What it is:
Withholding tax is an amount that employers withhold from an employee's paycheck and remit to local and federal taxing authorities on behalf of the employee.
How it works (Example):
The amount of withholding is influenced by what John Doe IRS Form W-4 ("Employee's Certificate"), which he provides to the employer and on which he indicates how many dependents he has and his marital status, among other things. A copy goes directly to the IRS. Generally, the more allowances the employee claims on a Form W-4, the lower the withholding tax.on his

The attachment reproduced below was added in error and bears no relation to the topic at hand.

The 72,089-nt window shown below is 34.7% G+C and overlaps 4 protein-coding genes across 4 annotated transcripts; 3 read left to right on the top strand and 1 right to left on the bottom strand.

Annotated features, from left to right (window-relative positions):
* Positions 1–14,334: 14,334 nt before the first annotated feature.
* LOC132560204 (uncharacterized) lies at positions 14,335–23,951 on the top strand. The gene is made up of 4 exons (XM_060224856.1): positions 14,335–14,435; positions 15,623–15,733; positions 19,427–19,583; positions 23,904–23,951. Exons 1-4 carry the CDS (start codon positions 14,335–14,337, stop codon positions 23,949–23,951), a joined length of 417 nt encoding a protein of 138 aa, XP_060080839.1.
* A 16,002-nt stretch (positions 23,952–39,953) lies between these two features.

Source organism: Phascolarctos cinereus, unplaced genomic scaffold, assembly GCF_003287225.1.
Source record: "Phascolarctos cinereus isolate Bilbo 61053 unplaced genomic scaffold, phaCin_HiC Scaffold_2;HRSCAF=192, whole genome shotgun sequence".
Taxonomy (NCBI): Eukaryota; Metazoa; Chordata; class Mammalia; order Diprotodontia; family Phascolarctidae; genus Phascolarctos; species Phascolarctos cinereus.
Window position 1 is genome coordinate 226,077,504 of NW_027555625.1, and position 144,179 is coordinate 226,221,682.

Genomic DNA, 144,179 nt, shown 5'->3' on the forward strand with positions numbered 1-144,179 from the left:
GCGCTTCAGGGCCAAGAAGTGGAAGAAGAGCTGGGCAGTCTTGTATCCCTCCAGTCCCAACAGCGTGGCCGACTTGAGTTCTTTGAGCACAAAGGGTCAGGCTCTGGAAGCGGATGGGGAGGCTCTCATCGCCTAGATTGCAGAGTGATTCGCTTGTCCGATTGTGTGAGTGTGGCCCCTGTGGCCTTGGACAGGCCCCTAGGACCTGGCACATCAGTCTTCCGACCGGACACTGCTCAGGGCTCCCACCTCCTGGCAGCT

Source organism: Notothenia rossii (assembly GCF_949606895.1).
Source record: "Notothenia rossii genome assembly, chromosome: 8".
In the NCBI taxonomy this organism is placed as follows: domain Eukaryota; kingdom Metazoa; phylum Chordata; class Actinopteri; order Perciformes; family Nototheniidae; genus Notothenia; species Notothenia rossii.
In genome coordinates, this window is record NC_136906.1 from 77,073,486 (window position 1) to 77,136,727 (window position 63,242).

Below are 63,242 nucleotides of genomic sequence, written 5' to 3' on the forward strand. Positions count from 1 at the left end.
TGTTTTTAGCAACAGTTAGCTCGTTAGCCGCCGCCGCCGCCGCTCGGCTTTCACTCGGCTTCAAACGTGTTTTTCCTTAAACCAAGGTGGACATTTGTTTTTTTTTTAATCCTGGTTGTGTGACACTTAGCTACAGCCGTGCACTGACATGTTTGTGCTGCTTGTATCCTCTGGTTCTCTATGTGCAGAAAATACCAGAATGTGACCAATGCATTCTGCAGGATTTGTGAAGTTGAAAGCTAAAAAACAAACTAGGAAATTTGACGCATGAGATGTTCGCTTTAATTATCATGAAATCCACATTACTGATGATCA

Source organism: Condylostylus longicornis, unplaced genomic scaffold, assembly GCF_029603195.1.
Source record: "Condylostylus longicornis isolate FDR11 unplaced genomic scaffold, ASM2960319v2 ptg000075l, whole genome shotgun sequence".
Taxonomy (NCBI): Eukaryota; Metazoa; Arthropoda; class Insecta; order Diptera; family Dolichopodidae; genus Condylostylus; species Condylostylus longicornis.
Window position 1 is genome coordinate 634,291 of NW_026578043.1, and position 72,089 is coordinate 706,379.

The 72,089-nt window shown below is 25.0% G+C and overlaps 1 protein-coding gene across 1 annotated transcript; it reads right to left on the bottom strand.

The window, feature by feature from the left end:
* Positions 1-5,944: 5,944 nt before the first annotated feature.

Withholding tax applies toearned through wages, pensions, bonuses, commissions, and gambling winnings. Dividends and , for example, are not subject to withholding tax. Self-employed people generally don't pay withholding taxes; they typically make quarterly estimated payments instead.
Why it Matters:
Withholding tax prevents people from being blindsided by huge tax bills on April 15. By having their employers remit a little out of each paycheck, federal and local governments also ensure steadythroughout the and reduce the risk that be unable to pay their . A person's may still be more or less than what he or she pays in withholding in a . In those cases, the may have to pay more on April 15 or may receive a . It is important to that accuracy in is crucial; any mistakes in remitting withholding are generally the 's problem even if they are the employer's fault.